Wild bergamot plants are stunners with their features, and although their leaves are nothing much to look at, they more than makeup for it in other areas. 

Wild Bergamot Blossoms

They produce colorful long-lasting flowers with pink, red, lavender, white or purple petals almost all summer. These brightly colored petals are a favorite of many birds, bees, and butterflies. If you’re in any hardiness zone between five and nine, they will thrive in your garden without any hardship. 

– Growth Care 

Most flowering plants, including wild bergamots, prefer full sun conditions, which encourage proper blooming and prevent the plants from becoming gangly and thin. Although it’s not ideal for them, these plants will also survive in partial shade, and note that as such, they may degenerate and weaken. 

As long as the soil in your garden is nutrient-rich, moist, and well-drained with an acidic to neutral pH, wild bergamots will thrive.

3. Coreopsis

There are over 80 varieties of Coreopsis plants, all of which have attractive features and characteristics that make them suitable companions for coneflowers. Coreopsis companion plants are indigenous to North American landscapes. 

On the other hand, remember that they are called Tickseed, which alludes to the plants’ tiny seeds that look like ticks. With a moderate growth rate, they should be planted in spring, when the ground becomes warmer, which means that they can develop long-lasting root networks.

– Characteristics

Coreopsis plants have stunning physical features that will have people doing a double take. The daisy-like flowers of these plants grow in shades of white, red, yellow, orange, and pink all summer. Their showy blooms complement their broad or narrow green leaves, depending on the variety. Several birds, bees, and butterflies will visit the flowers in you’re garden because of their bright colors.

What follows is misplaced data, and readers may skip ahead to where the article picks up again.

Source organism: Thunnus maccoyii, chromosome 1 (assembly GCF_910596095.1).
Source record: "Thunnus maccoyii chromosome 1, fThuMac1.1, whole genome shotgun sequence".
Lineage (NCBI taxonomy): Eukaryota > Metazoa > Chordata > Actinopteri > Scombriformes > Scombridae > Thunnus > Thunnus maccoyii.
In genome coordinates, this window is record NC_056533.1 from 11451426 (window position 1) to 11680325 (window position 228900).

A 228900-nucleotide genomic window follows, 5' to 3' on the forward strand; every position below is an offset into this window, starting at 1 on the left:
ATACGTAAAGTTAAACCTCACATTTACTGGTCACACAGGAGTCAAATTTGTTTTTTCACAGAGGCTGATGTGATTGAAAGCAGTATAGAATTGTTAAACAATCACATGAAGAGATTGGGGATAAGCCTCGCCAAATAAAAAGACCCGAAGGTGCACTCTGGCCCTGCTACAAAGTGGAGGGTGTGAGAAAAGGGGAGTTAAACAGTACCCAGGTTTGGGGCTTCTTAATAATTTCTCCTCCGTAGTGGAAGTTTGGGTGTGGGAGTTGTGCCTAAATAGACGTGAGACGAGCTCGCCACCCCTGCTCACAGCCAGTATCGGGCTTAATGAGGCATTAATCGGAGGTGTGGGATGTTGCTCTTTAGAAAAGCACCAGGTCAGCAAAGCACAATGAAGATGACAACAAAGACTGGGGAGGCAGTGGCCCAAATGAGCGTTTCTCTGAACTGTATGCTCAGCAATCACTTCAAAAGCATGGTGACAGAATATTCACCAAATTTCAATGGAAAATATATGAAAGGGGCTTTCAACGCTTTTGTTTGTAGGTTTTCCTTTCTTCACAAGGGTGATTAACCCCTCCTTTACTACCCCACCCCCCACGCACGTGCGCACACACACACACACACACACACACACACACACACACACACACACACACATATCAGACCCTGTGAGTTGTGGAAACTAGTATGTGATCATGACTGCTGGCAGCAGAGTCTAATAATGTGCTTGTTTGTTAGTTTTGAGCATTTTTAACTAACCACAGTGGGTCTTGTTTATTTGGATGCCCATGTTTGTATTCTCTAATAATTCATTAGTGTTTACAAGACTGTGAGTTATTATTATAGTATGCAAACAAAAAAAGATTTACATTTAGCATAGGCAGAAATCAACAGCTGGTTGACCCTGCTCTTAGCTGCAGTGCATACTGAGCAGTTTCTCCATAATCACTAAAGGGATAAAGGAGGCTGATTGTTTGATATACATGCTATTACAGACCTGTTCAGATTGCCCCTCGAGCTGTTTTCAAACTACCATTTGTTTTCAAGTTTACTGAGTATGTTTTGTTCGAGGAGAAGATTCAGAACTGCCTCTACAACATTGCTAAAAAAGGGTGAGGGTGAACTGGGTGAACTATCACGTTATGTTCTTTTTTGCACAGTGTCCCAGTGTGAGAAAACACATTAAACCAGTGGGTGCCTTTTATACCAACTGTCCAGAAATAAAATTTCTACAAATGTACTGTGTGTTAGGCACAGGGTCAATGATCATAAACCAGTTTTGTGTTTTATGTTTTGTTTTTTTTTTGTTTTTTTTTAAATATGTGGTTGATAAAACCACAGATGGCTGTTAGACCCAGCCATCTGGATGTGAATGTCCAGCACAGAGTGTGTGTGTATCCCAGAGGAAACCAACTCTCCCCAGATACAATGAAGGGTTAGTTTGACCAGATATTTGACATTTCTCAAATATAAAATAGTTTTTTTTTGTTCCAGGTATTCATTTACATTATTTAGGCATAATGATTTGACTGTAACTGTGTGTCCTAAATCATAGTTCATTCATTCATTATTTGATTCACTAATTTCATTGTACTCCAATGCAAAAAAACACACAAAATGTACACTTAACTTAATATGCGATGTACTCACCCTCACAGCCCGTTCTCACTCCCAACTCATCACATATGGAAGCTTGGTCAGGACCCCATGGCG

Yellow Coreopsis Flowers

As previously mentioned, these plants have seed heads that attract birds and some other animals because they’re a food source. The different species of these plants have different mature heights, but the range is usually between two and four feet tall, great to be ones that you could have in your garden as they would feature a tall structure.

– Growth Care

Coreopsis plants enjoy total sun exposure, so be sure to look for a spot where the sun is in full view to grow them. These plants love well-drained sandy soils with neutral to acidic pH. In addition, it’s essential to leave some room around each plant to encourage proper air circulation. 

As the plants develop, the taller varieties will require propping because they’re often top-heavy and can topple over as a result. Additionally, getting rid of the faded blossoms will prolong the flowering season till fall.

4. Penstemon

Penstemon companion plants are also known as beardtongue and belong to the plantaginaceae family. They are easy-to-grow perennial plants and can be planted through their seeds during spring and early summer. There are over 250 varieties of these flowering plants that you can have next to your cone flowers, and would thrive in a perfect manner together.

– Characteristics

The winning characteristics of these plants are their lovely flowers. They produce beautiful tube-like flowers with open mouths and various colors, depending on the species. 

Red Flowers of Penstemon

The varieties with purple, blue, red, white, or pink are the most popular ones. Sometimes, these plants produce bicolored flowers. The tallest beardtongues can grow is eight feet tall which is a great option in your garden.

– Growth Care